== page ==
The official languages of Canada are English and French, which "have equality of status and equal rights and privileges as to their use in all institutions of the Parliament and Government of Canada" according to Canada's constitution. Official bilingualism is the term used in Canada to collectively describe the policies, constitutional provisions, and laws which ensure the legal equality of English and French in the Parliament and courts of Canada, protect the linguistic rights of English and French-speaking minorities in different provinces, and ensure a level of government services in both languages across Canada .
In addition to the symbolic designation of English and French as official languages, official bilingualism is generally understood to include any law or other measure which:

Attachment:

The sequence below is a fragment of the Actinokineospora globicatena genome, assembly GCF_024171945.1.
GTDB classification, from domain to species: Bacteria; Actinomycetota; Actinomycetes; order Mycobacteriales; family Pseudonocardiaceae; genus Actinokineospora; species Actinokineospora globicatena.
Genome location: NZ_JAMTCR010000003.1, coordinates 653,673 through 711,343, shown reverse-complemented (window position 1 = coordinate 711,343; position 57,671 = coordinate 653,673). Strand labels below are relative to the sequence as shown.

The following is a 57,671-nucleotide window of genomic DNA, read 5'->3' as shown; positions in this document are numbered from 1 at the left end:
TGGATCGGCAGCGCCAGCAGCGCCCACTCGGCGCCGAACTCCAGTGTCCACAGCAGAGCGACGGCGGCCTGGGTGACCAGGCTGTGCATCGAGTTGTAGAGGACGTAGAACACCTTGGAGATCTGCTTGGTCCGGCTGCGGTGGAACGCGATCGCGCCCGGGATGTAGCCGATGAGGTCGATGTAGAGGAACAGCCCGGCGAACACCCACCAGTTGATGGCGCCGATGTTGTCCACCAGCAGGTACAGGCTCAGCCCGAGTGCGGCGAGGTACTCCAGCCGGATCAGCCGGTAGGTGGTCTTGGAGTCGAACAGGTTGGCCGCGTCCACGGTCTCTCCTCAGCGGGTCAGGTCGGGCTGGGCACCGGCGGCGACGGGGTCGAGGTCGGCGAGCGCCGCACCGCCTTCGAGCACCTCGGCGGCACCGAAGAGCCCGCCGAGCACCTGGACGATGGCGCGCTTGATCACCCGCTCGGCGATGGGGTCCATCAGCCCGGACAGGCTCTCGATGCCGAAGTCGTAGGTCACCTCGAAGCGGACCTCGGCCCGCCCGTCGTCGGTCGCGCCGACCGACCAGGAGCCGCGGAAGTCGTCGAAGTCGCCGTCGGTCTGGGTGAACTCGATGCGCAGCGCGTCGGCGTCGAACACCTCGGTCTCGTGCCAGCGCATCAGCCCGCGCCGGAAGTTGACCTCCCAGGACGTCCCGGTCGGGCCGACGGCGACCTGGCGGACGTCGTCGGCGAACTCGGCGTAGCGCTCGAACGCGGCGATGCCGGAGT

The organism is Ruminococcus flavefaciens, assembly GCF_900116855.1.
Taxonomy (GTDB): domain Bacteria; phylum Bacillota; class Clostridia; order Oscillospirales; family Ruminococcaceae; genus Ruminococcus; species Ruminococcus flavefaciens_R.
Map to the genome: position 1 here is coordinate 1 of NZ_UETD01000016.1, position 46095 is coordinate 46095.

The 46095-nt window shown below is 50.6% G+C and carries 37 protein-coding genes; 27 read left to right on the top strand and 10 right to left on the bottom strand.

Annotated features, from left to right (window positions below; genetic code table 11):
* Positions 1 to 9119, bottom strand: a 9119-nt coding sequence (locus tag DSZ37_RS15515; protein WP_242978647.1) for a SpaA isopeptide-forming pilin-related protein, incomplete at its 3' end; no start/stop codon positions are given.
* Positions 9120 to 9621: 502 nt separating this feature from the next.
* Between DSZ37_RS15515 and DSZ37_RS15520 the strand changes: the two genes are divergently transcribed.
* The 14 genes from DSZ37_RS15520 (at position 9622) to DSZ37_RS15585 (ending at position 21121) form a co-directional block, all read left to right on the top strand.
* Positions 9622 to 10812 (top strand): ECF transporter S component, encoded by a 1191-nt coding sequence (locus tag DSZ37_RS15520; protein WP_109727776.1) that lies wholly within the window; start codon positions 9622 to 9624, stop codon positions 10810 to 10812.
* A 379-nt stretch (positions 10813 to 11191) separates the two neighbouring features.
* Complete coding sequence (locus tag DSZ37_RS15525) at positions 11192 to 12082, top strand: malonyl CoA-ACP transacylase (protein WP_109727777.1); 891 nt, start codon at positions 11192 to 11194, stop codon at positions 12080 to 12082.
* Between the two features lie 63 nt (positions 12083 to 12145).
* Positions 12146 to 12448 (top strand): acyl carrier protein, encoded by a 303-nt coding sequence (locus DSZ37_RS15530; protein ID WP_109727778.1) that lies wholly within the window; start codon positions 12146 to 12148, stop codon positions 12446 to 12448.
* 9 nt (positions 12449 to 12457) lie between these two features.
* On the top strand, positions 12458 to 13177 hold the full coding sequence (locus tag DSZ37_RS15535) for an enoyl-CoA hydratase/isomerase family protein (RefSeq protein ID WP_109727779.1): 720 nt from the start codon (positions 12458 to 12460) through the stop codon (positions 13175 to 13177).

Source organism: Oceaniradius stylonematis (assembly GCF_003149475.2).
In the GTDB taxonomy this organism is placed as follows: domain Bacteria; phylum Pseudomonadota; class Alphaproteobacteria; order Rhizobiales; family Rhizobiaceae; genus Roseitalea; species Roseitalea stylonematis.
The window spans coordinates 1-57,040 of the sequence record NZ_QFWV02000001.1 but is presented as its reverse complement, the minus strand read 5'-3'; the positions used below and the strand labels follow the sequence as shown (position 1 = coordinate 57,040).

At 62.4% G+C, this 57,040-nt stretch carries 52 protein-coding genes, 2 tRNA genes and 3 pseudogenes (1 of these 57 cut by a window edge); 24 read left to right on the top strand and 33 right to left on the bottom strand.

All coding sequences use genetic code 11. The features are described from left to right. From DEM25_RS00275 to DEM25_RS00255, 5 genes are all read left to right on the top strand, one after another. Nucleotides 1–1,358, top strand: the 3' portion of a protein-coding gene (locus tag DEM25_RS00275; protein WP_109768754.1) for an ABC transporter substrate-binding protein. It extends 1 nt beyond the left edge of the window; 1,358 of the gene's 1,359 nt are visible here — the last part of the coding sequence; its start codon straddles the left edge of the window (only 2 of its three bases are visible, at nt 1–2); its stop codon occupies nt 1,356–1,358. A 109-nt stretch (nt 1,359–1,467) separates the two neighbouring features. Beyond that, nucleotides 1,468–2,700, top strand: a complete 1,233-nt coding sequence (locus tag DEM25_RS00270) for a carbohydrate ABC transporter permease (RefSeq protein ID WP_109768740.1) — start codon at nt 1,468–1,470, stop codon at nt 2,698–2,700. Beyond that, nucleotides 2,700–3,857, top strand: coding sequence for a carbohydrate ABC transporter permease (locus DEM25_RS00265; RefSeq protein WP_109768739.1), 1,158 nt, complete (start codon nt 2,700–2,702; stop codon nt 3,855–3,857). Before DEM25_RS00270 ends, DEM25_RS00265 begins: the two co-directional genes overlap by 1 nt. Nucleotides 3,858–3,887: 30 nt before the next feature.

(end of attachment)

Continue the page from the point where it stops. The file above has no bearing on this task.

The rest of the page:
French is the mother tongue of about seven million Canadians (22.3% of the Canadian population, second to English at 58.4%). Most native French speakers in Canada live in Quebec, where French is the majority and sole official language. About 80% of Quebec's population are native francophones, and 95% of the population speak French as their first or second language. Additionally, about one million native francophones live in other provinces, forming a sizable minority in New Brunswick, which is officially a bilingual province, where about one third of the population are francophone. There are also fairly large French-speaking communities in Manitoba and Ontario, where francophones make up about five percent of the population, as well as significantly smaller communities in Alberta, Nova Scotia and Saskatchewan. Many, but not all of these communities are supported by French-language institutions.